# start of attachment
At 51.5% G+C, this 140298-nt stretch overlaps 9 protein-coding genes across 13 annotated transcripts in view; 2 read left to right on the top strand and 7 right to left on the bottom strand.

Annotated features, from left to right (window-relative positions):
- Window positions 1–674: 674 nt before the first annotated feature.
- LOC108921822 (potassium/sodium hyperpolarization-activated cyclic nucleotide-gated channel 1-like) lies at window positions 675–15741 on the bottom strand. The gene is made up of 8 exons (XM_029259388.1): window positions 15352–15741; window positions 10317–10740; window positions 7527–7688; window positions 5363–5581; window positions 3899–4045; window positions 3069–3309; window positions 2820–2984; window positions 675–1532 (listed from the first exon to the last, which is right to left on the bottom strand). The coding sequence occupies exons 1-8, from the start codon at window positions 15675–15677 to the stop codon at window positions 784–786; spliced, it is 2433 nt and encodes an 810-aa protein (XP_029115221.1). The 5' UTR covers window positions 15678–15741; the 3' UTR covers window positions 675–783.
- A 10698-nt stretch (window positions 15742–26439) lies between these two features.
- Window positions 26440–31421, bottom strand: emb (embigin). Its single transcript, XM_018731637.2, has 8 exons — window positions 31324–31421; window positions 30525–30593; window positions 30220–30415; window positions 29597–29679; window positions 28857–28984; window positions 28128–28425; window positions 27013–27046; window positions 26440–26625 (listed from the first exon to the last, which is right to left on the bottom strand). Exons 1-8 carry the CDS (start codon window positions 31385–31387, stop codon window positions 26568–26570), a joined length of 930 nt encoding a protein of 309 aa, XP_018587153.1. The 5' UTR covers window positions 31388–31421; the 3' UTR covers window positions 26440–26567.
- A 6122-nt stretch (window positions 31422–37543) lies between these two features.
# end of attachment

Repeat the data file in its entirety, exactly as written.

At 51.5% G+C, this 140298-nt stretch overlaps 9 protein-coding genes across 13 annotated transcripts in view; 2 read left to right on the top strand and 7 right to left on the bottom strand.

Annotated features, from left to right (window-relative positions):
- Window positions 1–674: 674 nt before the first annotated feature.
- LOC108921822 (potassium/sodium hyperpolarization-activated cyclic nucleotide-gated channel 1-like) lies at window positions 675–15741 on the bottom strand. The gene is made up of 8 exons (XM_029259388.1): window positions 15352–15741; window positions 10317–10740; window positions 7527–7688; window positions 5363–5581; window positions 3899–4045; window positions 3069–3309; window positions 2820–2984; window positions 675–1532 (listed from the first exon to the last, which is right to left on the bottom strand). The coding sequence occupies exons 1-8, from the start codon at window positions 15675–15677 to the stop codon at window positions 784–786; spliced, it is 2433 nt and encodes an 810-aa protein (XP_029115221.1). The 5' UTR covers window positions 15678–15741; the 3' UTR covers window positions 675–783.
- A 10698-nt stretch (window positions 15742–26439) lies between these two features.
- Window positions 26440–31421, bottom strand: emb (embigin). Its single transcript, XM_018731637.2, has 8 exons — window positions 31324–31421; window positions 30525–30593; window positions 30220–30415; window positions 29597–29679; window positions 28857–28984; window positions 28128–28425; window positions 27013–27046; window positions 26440–26625 (listed from the first exon to the last, which is right to left on the bottom strand). Exons 1-8 carry the CDS (start codon window positions 31385–31387, stop codon window positions 26568–26570), a joined length of 930 nt encoding a protein of 309 aa, XP_018587153.1. The 5' UTR covers window positions 31388–31421; the 3' UTR covers window positions 26440–26567.
- A 6122-nt stretch (window positions 31422–37543) lies between these two features.